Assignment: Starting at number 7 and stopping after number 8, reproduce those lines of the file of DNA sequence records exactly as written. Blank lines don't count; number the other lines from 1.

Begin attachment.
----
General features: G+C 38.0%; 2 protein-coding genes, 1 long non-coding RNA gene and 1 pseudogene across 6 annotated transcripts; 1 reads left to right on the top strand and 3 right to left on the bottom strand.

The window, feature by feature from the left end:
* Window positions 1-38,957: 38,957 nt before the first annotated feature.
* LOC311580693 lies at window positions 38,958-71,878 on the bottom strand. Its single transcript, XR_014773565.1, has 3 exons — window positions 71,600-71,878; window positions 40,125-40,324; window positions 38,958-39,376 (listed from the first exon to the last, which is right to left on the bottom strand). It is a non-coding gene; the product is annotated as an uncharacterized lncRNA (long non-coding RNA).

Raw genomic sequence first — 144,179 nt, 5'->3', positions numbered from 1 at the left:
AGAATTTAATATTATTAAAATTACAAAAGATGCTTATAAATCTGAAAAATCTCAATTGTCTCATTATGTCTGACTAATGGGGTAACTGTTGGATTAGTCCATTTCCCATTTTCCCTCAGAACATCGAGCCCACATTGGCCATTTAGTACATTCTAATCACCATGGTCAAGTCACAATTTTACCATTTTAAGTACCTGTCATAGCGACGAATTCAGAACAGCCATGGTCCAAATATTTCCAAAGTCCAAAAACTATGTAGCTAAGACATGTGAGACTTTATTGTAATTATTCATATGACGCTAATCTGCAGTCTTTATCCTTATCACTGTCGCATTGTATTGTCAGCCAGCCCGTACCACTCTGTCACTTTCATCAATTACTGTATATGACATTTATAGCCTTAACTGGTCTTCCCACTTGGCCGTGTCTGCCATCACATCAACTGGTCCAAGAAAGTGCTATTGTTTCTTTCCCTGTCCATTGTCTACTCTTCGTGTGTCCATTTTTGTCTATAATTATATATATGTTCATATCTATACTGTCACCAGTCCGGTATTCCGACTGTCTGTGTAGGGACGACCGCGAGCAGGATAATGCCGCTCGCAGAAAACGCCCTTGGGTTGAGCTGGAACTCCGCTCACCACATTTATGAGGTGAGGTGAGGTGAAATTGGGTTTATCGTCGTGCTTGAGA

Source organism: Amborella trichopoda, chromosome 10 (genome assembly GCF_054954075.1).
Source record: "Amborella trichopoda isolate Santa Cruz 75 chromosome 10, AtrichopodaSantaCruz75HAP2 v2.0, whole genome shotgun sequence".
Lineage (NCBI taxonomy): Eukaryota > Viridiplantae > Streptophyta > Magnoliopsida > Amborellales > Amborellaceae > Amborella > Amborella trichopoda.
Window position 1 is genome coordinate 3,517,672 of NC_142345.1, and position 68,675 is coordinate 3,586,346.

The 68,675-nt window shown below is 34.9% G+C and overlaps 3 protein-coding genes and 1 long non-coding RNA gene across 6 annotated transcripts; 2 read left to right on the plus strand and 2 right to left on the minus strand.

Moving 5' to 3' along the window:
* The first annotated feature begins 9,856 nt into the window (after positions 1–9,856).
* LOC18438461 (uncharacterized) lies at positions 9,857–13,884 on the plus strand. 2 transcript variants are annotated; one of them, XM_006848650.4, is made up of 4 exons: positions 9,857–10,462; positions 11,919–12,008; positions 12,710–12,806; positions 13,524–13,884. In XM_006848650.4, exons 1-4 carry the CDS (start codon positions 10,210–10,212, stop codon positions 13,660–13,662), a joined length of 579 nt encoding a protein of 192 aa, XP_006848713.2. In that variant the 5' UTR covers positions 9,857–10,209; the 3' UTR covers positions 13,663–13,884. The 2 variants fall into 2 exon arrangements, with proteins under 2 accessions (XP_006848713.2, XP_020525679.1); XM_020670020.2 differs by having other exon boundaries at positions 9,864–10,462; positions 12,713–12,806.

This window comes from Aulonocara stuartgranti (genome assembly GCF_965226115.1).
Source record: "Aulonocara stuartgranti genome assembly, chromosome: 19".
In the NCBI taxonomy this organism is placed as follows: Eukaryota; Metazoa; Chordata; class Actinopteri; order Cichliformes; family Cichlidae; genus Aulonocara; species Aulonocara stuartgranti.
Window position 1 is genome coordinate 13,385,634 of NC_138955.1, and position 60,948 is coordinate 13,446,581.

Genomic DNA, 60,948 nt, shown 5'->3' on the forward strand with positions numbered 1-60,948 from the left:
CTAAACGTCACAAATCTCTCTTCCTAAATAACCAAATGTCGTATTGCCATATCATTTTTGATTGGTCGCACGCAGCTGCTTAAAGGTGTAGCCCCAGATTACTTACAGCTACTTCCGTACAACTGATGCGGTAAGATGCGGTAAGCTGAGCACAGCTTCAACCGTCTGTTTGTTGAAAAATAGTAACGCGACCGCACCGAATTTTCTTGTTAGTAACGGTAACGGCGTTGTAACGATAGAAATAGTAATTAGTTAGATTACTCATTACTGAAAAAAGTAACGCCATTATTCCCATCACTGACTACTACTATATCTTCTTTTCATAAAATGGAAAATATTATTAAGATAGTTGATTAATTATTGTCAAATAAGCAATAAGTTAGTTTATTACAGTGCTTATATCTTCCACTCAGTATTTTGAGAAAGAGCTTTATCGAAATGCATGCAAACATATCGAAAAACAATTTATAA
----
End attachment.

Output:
Source organism: Amborella trichopoda, chromosome 10 (genome assembly GCF_054954075.1).
Source record: "Amborella trichopoda isolate Santa Cruz 75 chromosome 10, AtrichopodaSantaCruz75HAP2 v2.0, whole genome shotgun sequence".